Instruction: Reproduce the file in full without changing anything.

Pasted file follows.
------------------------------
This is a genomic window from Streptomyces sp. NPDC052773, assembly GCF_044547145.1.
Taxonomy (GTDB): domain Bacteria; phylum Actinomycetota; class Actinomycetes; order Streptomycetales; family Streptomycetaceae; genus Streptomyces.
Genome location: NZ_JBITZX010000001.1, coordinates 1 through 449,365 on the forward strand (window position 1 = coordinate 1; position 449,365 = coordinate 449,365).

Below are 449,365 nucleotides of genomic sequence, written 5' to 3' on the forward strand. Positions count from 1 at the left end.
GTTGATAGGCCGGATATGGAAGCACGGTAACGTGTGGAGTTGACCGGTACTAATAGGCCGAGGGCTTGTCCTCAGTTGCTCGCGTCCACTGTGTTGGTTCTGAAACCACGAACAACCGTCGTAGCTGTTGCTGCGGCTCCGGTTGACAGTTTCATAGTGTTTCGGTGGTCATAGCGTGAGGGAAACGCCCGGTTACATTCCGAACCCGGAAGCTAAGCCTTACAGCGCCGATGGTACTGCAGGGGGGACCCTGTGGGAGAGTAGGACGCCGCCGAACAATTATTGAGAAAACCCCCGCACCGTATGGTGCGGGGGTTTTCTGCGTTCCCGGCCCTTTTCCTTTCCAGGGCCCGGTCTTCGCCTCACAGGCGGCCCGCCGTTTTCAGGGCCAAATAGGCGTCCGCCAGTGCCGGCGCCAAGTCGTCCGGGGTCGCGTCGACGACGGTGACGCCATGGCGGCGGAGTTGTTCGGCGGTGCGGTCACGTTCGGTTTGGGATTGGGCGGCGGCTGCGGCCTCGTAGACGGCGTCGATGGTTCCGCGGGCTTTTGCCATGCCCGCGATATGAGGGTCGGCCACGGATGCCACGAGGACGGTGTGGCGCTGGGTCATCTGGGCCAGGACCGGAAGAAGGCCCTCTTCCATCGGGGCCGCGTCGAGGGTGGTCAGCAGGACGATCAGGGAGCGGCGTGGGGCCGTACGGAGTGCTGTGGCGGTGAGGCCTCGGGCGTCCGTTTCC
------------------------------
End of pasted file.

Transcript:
This is a genomic window from Streptomyces sp. NPDC052773, assembly GCF_044547145.1.
Taxonomy (GTDB): domain Bacteria; phylum Actinomycetota; class Actinomycetes; order Streptomycetales; family Streptomycetaceae; genus Streptomyces.
Genome location: NZ_JBITZX010000001.1, coordinates 1 through 449,365 on the forward strand (window position 1 = coordinate 1; position 449,365 = coordinate 449,365).

Below are 449,365 nucleotides of genomic sequence, written 5' to 3' on the forward strand. Positions count from 1 at the left end.
GTTGATAGGCCGGATATGGAAGCACGGTAACGTGTGGAGTTGACCGGTACTAATAGGCCGAGGGCTTGTCCTCAGTTGCTCGCGTCCACTGTGTTGGTTCTGAAACCACGAACAACCGTCGTAGCTGTTGCTGCGGCTCCGGTTGACAGTTTCATAGTGTTTCGGTGGTCATAGCGTGAGGGAAACGCCCGGTTACATTCCGAACCCGGAAGCTAAGCCTTACAGCGCCGATGGTACTGCAGGGGGGACCCTGTGGGAGAGTAGGACGCCGCCGAACAATTATTGAGAAAACCCCCGCACCGTATGGTGCGGGGGTTTTCTGCGTTCCCGGCCCTTTTCCTTTCCAGGGCCCGGTCTTCGCCTCACAGGCGGCCCGCCGTTTTCAGGGCCAAATAGGCGTCCGCCAGTGCCGGCGCCAAGTCGTCCGGGGTCGCGTCGACGACGGTGACGCCATGGCGGCGGAGTTGTTCGGCGGTGCGGTCACGTTCGGTTTGGGATTGGGCGGCGGCTGCGGCCTCGTAGACGGCGTCGATGGTTCCGCGGGCTTTTGCCATGCCCGCGATATGAGGGTCGGCCACGGATGCCACGAGGACGGTGTGGCGCTGGGTCATCTGGGCCAGGACCGGAAGAAGGCCCTCTTCCATCGGGGCCGCGTCGAGGGTGGTCAGCAGGACGATCAGGGAGCGGCGTGGGGCCGTACGGAGTGCTGTGGCGGTGAGGCCTCGGGCGTCCGTTTCC